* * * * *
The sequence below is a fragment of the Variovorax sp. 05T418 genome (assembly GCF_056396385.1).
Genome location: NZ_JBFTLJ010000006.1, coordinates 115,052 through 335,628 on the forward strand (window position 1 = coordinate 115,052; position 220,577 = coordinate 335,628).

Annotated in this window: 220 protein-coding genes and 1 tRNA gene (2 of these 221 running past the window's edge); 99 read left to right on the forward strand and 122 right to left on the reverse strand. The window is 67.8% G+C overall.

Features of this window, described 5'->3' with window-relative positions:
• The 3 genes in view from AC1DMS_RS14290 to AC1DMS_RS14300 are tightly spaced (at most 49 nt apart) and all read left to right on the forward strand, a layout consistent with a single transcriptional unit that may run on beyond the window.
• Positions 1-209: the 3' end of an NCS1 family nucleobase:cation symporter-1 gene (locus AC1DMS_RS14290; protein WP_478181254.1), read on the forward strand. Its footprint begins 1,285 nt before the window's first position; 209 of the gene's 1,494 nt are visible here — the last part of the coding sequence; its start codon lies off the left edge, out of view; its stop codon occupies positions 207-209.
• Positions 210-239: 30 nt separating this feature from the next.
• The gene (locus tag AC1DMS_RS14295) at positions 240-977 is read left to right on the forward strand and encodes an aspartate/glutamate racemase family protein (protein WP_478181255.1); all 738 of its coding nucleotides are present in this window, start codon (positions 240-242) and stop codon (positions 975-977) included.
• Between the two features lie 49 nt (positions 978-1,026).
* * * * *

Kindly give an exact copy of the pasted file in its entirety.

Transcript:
The sequence below is a fragment of the Variovorax sp. 05T418 genome (assembly GCF_056396385.1).
Genome location: NZ_JBFTLJ010000006.1, coordinates 115,052 through 335,628 on the forward strand (window position 1 = coordinate 115,052; position 220,577 = coordinate 335,628).

Annotated in this window: 220 protein-coding genes and 1 tRNA gene (2 of these 221 running past the window's edge); 99 read left to right on the forward strand and 122 right to left on the reverse strand. The window is 67.8% G+C overall.

Features of this window, described 5'->3' with window-relative positions:
• The 3 genes in view from AC1DMS_RS14290 to AC1DMS_RS14300 are tightly spaced (at most 49 nt apart) and all read left to right on the forward strand, a layout consistent with a single transcriptional unit that may run on beyond the window.
• Positions 1-209: the 3' end of an NCS1 family nucleobase:cation symporter-1 gene (locus AC1DMS_RS14290; protein WP_478181254.1), read on the forward strand. Its footprint begins 1,285 nt before the window's first position; 209 of the gene's 1,494 nt are visible here — the last part of the coding sequence; its start codon lies off the left edge, out of view; its stop codon occupies positions 207-209.
• Positions 210-239: 30 nt separating this feature from the next.
• The gene (locus tag AC1DMS_RS14295) at positions 240-977 is read left to right on the forward strand and encodes an aspartate/glutamate racemase family protein (protein WP_478181255.1); all 738 of its coding nucleotides are present in this window, start codon (positions 240-242) and stop codon (positions 975-977) included.
• Between the two features lie 49 nt (positions 978-1,026).